5. Other markup schemes
As its name promises, TEI is designed for encoding texts. But there might well be other things you need to mark up. Or you might not like TEI.
EAD (Encoded Archival Description) is a markup schema for encoding metadata for archives, or finding aids generally. It would be a natural choice if you were creating a catalogue to a collection of manuscripts or other objects.
A clear example of the kinds of things that can be encoded in EAD is the online calendar to the Bodleian Library’s Carte Papers – the papers of James Butler, Duke of Ormond:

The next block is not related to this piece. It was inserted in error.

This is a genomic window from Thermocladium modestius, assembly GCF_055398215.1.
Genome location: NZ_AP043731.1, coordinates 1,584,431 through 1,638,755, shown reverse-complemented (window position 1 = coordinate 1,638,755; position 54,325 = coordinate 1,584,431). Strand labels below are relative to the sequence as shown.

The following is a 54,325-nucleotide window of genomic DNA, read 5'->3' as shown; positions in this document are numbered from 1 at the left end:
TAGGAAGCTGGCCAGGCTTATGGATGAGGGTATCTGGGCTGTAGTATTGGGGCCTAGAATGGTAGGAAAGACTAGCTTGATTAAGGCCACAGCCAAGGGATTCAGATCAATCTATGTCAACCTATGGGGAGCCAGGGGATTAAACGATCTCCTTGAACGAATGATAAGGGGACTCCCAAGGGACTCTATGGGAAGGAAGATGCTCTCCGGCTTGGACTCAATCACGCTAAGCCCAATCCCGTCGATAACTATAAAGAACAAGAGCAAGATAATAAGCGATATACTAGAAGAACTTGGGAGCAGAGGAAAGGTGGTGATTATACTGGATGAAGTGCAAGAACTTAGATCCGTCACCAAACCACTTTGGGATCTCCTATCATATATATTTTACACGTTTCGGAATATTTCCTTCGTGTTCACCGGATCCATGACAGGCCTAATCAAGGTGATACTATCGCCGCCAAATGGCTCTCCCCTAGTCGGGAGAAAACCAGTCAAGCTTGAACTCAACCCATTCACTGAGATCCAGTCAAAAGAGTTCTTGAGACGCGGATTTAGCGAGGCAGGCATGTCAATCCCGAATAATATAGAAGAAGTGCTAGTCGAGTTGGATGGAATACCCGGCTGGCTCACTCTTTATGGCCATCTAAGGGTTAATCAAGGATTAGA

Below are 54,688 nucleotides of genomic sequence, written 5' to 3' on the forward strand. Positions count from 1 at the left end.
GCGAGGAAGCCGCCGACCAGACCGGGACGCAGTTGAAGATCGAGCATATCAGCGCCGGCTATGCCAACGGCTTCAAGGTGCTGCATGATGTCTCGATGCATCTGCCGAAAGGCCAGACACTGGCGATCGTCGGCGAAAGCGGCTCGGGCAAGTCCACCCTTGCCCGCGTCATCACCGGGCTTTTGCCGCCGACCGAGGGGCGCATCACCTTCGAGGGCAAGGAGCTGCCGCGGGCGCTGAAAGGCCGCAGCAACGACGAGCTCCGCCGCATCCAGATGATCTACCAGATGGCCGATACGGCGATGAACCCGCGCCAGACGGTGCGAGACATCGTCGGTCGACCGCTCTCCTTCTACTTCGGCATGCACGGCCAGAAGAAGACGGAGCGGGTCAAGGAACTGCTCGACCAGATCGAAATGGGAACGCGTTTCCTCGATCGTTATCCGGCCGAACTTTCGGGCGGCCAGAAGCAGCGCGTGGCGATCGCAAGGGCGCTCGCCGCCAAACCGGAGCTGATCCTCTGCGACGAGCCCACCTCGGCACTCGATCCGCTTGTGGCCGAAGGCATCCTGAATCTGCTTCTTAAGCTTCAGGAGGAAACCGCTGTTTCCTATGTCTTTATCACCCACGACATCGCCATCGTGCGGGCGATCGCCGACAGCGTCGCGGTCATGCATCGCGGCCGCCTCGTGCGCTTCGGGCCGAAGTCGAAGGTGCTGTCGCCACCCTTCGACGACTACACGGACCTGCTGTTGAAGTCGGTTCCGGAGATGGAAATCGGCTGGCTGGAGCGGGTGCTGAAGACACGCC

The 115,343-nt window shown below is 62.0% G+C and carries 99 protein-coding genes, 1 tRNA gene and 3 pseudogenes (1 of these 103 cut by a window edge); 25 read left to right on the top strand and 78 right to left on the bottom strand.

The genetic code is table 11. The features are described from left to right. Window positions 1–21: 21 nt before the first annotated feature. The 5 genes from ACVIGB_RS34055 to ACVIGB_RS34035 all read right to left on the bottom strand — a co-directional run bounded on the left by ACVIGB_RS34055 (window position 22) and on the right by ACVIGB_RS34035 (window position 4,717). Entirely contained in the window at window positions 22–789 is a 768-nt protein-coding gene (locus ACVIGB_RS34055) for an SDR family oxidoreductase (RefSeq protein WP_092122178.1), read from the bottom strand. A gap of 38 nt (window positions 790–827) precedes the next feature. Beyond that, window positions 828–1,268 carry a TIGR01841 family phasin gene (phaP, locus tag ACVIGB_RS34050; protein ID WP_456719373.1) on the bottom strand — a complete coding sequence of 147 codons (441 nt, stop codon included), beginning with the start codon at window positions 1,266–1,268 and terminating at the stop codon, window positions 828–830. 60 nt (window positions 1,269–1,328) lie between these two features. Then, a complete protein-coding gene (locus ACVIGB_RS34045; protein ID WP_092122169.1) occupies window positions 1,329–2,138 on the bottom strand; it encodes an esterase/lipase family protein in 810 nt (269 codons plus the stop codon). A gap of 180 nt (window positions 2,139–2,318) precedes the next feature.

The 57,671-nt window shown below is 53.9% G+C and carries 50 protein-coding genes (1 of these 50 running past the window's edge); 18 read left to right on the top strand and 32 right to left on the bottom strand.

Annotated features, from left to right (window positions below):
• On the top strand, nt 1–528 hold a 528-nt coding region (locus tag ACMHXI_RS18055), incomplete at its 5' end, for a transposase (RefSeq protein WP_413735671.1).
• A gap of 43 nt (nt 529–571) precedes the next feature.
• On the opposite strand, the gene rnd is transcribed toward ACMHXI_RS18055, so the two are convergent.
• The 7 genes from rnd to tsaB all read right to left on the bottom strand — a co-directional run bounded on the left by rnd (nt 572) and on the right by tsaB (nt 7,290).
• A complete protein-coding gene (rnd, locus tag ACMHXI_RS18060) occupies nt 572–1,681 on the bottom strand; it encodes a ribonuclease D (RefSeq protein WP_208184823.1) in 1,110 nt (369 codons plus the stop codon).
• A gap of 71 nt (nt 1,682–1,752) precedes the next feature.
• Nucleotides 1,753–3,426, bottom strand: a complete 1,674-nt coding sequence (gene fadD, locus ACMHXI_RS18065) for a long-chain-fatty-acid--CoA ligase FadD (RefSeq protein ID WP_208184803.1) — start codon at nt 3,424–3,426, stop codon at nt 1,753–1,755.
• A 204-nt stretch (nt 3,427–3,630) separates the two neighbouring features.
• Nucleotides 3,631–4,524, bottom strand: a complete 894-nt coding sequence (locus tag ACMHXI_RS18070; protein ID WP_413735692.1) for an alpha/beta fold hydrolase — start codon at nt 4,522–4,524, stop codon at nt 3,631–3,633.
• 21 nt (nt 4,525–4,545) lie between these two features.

See here for full guidelines for EAD.
DocBook is an XML format for books and papers, developed for use in publishing. It has more of a commercial focus, whereas TEI is more academically-orientated. Many of the early members of the development group were computer companies or computer book publishers, so DocBook is particularly good for technical writing. We still recommend TEI, for marking up historical texts, but for information about DocBook see, for example, this site.
Most specialist humanities uses are covered by TEI. However if your work includes music then there are various encoding formats, such as MusicXML or the Music Encoding Initiative. For mathematics you could use MathML.